When she reeked of distraction, a dozen fools
set out to decant her childhood.
Wearing that cheapest of her grandfather’s cologne,
pheromones, she traveled with a herd of guardian angels,
who stood at the end of her bed
and watched. Some masturbating.
Some just curious about her proven technique.
Slicing through sunlight to reach the night,
she fenced with Satan. Breathed
with sunlungs. Dicing up her name,
she married once or twice or
you know. Choosing green fondant
to cover her burnt cake, she filed
her flops with a judge.
Oh sure, she winked and wore a hood
of would and should. Her obituary didn’t mention
she was an easy girl. A piece of ass.
Or that she’d turned their sugar canes to fuel.
Kandie St. Germain's the author of Closet Drama (Bear Star Press 2001), and her poems have most recently appeared in Willow Springs, By&By Poetry, and A Bad Penny Review.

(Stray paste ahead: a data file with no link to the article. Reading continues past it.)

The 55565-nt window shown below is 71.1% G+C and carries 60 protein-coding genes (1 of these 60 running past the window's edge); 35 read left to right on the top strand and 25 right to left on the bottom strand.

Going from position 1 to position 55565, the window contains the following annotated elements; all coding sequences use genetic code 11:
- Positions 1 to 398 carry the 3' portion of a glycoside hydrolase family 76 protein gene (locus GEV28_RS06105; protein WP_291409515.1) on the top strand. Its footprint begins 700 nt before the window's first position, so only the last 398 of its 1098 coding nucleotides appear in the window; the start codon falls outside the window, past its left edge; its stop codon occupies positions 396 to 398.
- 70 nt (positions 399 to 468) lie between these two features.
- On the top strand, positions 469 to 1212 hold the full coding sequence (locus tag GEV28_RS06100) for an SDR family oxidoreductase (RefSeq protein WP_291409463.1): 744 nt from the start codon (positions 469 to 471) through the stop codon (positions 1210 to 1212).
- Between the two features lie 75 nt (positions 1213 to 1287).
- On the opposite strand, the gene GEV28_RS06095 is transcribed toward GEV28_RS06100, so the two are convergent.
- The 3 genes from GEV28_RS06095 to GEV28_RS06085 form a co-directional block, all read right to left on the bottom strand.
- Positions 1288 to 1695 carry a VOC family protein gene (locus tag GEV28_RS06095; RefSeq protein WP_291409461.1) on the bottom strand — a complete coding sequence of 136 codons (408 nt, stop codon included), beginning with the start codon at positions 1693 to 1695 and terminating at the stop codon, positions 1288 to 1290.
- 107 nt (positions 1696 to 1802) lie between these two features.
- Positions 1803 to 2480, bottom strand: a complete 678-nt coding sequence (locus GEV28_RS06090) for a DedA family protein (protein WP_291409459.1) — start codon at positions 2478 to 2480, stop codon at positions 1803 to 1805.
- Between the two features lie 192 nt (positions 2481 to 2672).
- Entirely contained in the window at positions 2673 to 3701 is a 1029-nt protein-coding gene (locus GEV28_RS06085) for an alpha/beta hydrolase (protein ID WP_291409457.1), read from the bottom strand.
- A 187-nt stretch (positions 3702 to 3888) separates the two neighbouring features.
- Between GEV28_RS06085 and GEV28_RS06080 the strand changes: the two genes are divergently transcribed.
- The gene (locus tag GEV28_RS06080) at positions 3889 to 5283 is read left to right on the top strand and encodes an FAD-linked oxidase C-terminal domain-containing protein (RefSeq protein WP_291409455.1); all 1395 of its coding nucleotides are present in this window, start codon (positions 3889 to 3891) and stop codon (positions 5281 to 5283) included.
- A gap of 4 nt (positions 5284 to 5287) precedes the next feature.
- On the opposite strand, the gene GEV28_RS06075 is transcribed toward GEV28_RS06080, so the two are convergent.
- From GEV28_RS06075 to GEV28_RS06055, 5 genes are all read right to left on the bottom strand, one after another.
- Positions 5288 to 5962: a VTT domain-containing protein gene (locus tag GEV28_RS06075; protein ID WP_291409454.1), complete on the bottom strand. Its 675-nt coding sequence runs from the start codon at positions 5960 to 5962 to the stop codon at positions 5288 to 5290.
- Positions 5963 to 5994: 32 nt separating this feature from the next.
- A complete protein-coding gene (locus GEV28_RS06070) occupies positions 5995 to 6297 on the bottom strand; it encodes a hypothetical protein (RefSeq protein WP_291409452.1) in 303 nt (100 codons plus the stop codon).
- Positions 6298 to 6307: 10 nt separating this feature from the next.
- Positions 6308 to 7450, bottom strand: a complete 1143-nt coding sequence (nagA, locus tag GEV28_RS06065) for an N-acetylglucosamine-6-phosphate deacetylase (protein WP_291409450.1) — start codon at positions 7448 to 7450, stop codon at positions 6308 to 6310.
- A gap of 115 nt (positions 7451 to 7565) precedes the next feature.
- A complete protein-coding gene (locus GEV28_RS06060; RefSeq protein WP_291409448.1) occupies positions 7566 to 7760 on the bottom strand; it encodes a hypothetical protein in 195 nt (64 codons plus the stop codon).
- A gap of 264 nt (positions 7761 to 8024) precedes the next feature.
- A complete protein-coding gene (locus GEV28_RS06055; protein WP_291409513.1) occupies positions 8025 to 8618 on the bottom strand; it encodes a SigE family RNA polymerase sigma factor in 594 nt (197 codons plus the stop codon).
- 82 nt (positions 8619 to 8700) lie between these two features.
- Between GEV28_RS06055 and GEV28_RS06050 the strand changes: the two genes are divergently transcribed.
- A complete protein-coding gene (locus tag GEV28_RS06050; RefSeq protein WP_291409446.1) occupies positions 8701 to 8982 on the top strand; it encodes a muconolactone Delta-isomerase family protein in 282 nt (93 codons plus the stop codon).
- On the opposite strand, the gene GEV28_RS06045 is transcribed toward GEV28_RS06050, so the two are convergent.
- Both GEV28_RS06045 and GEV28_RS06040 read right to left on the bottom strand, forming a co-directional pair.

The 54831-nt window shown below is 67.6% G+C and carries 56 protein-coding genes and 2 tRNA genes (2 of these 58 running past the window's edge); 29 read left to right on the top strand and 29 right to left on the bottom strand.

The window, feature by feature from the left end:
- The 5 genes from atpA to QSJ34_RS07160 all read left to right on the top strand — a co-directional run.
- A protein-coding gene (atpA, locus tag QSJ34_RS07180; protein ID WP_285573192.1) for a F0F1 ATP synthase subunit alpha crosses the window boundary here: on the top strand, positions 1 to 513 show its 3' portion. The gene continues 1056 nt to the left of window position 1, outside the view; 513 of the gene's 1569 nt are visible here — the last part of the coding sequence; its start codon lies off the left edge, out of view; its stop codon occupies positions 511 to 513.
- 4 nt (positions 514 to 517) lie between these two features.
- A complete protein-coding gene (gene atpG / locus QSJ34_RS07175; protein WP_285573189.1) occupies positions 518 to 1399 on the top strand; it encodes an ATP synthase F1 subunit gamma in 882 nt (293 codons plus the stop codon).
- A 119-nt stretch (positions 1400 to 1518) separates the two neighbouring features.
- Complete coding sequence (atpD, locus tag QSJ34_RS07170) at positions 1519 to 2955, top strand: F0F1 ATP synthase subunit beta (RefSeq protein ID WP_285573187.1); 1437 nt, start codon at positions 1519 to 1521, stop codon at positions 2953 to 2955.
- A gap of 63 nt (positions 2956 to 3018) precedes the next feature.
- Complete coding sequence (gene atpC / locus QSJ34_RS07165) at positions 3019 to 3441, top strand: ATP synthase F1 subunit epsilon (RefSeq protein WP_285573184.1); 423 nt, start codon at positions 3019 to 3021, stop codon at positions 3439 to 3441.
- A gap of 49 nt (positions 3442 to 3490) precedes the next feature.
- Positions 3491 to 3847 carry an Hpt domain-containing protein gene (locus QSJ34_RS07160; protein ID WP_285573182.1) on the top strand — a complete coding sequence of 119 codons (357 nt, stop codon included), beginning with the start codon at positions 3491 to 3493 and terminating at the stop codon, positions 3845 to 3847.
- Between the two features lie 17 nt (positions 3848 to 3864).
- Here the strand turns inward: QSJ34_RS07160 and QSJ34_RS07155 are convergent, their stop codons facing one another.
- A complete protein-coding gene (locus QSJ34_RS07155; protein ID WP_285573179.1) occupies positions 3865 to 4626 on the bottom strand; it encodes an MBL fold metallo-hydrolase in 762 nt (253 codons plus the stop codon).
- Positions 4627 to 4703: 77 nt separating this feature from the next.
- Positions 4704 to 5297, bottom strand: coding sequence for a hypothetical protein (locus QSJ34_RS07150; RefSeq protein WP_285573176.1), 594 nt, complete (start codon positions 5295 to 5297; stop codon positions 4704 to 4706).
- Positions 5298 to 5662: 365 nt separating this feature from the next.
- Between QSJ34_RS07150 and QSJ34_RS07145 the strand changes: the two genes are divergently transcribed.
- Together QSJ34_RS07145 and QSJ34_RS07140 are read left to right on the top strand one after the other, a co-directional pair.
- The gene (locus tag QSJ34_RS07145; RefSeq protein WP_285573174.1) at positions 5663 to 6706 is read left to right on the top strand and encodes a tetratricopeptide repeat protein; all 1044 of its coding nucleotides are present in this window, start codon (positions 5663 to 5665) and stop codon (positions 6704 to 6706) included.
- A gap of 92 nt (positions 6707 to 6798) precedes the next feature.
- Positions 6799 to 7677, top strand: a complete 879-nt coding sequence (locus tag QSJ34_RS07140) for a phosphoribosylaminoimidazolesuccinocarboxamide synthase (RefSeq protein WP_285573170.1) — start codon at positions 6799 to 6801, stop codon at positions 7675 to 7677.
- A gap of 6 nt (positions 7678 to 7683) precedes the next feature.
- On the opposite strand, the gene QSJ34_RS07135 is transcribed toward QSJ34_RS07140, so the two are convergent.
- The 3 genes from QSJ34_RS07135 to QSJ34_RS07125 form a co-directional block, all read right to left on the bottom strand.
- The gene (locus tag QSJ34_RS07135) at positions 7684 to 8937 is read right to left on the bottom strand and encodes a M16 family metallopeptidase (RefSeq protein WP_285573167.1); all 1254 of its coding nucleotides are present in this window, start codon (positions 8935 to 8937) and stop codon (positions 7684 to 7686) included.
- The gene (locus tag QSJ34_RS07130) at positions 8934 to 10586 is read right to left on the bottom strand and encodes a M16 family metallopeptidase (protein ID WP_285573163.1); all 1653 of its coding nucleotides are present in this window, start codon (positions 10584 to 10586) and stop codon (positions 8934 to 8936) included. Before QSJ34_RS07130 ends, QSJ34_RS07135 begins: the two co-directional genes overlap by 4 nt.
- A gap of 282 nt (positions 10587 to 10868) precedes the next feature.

It continues to snow dust.
The sun comes out of the closet.
Jays enter under the door
jumping over a line of air.
Maybe it was just the light,
cracked somewhere, leaked out,
lucky—I thought you shifted away
in voice, my mouth to hear,
My senses are a cushion, and yet this horror appears to taste my morrow. My alarms are useless because they are on fire with the rest of my home.
Be honest now—
just for a minute; I cried.
I had him locked out—
a perfectly good wish.
Privately, for over a year now you drove off and left me.
The place cooled down beaming and bright—
put my name on a silencer (it’s not the end of the world).
In the mirror, the wooden bust of Christ Nicodemus carved
and Joseph commended to the sea, stares out for reflection.
Only a true spell
of fittingly glamorous phenomena
repaired sunstruck imagination—
Too big for your body, the whale of a bed will go on sale; also the dresser, its
three-linked mirrors tall as sails.
The Nazis are back in town.
No, I know. They never, ever left.